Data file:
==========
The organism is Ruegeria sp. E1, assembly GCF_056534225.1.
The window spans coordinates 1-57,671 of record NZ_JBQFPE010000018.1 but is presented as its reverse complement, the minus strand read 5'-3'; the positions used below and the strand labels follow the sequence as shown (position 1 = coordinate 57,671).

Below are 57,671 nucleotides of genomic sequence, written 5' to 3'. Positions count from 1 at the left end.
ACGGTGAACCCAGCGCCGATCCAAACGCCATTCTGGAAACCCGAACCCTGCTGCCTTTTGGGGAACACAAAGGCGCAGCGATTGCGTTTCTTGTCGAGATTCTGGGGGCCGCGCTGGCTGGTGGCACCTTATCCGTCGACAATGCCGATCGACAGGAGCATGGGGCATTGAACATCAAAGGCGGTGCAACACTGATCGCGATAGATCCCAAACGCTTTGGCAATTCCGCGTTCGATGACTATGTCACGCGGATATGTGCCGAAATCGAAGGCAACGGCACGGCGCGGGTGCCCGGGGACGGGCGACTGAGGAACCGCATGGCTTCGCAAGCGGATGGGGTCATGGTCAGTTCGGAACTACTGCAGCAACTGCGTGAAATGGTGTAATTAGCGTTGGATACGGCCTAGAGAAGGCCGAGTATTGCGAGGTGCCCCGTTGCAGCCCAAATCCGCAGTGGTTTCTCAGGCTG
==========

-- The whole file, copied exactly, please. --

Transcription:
The organism is Ruegeria sp. E1, assembly GCF_056534225.1.
The window spans coordinates 1-57,671 of record NZ_JBQFPE010000018.1 but is presented as its reverse complement, the minus strand read 5'-3'; the positions used below and the strand labels follow the sequence as shown (position 1 = coordinate 57,671).

Below are 57,671 nucleotides of genomic sequence, written 5' to 3'. Positions count from 1 at the left end.
ACGGTGAACCCAGCGCCGATCCAAACGCCATTCTGGAAACCCGAACCCTGCTGCCTTTTGGGGAACACAAAGGCGCAGCGATTGCGTTTCTTGTCGAGATTCTGGGGGCCGCGCTGGCTGGTGGCACCTTATCCGTCGACAATGCCGATCGACAGGAGCATGGGGCATTGAACATCAAAGGCGGTGCAACACTGATCGCGATAGATCCCAAACGCTTTGGCAATTCCGCGTTCGATGACTATGTCACGCGGATATGTGCCGAAATCGAAGGCAACGGCACGGCGCGGGTGCCCGGGGACGGGCGACTGAGGAACCGCATGGCTTCGCAAGCGGATGGGGTCATGGTCAGTTCGGAACTACTGCAGCAACTGCGTGAAATGGTGTAATTAGCGTTGGATACGGCCTAGAGAAGGCCGAGTATTGCGAGGTGCCCCGTTGCAGCCCAAATCCGCAGTGGTTTCTCAGGCTG